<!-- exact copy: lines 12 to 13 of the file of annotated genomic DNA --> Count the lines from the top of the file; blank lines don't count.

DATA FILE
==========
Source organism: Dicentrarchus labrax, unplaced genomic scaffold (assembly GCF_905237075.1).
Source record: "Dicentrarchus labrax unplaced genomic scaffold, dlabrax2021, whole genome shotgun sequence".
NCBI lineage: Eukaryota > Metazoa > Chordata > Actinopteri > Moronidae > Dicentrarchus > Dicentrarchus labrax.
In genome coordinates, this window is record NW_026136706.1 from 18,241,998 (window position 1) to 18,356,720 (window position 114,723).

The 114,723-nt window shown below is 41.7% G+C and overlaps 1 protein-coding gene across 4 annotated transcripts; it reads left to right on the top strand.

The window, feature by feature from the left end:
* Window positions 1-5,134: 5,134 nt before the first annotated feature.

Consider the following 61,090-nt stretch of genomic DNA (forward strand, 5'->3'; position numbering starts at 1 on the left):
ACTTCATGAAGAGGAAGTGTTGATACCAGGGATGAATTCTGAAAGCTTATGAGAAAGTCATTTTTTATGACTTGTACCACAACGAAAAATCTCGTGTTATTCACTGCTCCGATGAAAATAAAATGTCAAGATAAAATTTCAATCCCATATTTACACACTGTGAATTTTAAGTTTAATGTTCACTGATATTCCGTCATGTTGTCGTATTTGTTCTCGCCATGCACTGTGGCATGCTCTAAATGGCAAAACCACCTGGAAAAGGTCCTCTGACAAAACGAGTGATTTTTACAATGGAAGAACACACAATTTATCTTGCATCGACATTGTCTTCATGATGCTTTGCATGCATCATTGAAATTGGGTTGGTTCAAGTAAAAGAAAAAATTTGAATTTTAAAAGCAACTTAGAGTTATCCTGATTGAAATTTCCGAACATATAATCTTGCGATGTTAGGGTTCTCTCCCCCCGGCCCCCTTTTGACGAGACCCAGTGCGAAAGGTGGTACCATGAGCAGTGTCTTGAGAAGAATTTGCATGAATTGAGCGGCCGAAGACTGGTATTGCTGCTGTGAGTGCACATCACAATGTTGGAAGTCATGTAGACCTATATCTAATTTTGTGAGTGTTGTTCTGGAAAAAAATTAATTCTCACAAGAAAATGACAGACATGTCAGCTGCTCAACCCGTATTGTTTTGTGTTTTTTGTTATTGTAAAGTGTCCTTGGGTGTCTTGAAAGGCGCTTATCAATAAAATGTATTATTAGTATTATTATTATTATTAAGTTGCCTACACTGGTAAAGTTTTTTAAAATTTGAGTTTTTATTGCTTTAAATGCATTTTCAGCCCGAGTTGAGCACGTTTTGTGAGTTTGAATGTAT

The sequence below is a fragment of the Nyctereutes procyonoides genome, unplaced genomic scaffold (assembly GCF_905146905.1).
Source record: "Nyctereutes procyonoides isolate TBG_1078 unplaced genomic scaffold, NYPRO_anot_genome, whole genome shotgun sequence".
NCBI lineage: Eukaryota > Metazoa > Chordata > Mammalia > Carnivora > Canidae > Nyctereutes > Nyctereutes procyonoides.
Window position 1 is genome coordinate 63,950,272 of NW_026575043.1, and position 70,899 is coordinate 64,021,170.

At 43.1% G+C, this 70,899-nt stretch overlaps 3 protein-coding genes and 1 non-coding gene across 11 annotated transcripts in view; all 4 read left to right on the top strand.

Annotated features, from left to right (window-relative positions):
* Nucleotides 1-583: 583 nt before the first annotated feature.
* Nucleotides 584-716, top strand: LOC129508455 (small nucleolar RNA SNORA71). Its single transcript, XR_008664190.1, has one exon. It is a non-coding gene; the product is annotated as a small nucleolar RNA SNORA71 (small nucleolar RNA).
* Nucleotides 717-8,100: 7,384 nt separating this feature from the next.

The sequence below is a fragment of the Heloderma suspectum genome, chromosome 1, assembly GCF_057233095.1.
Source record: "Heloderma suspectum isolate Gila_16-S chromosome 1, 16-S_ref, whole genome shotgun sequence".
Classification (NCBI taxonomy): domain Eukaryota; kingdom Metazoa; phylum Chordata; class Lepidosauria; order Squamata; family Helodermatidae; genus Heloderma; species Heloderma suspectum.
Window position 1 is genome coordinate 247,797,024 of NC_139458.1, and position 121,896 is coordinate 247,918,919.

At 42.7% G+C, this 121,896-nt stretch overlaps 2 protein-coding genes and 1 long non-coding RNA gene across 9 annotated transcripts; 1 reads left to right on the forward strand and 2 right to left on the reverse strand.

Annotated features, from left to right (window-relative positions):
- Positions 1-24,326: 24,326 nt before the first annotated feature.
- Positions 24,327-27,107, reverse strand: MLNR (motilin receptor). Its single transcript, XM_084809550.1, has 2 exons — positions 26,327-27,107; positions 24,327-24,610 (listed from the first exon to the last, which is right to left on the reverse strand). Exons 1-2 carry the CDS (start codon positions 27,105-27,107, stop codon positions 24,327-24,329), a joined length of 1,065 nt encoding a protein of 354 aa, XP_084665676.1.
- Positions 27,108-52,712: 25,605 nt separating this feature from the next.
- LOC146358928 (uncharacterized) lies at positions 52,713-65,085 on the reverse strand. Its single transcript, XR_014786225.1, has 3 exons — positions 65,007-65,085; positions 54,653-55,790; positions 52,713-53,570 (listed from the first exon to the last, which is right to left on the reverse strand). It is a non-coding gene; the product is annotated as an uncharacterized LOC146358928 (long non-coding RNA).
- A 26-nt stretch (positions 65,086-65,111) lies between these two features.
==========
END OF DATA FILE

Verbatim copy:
NCBI lineage: Eukaryota > Metazoa > Chordata > Mammalia > Carnivora > Canidae > Nyctereutes > Nyctereutes procyonoides.
Window position 1 is genome coordinate 63,950,272 of NW_026575043.1, and position 70,899 is coordinate 64,021,170.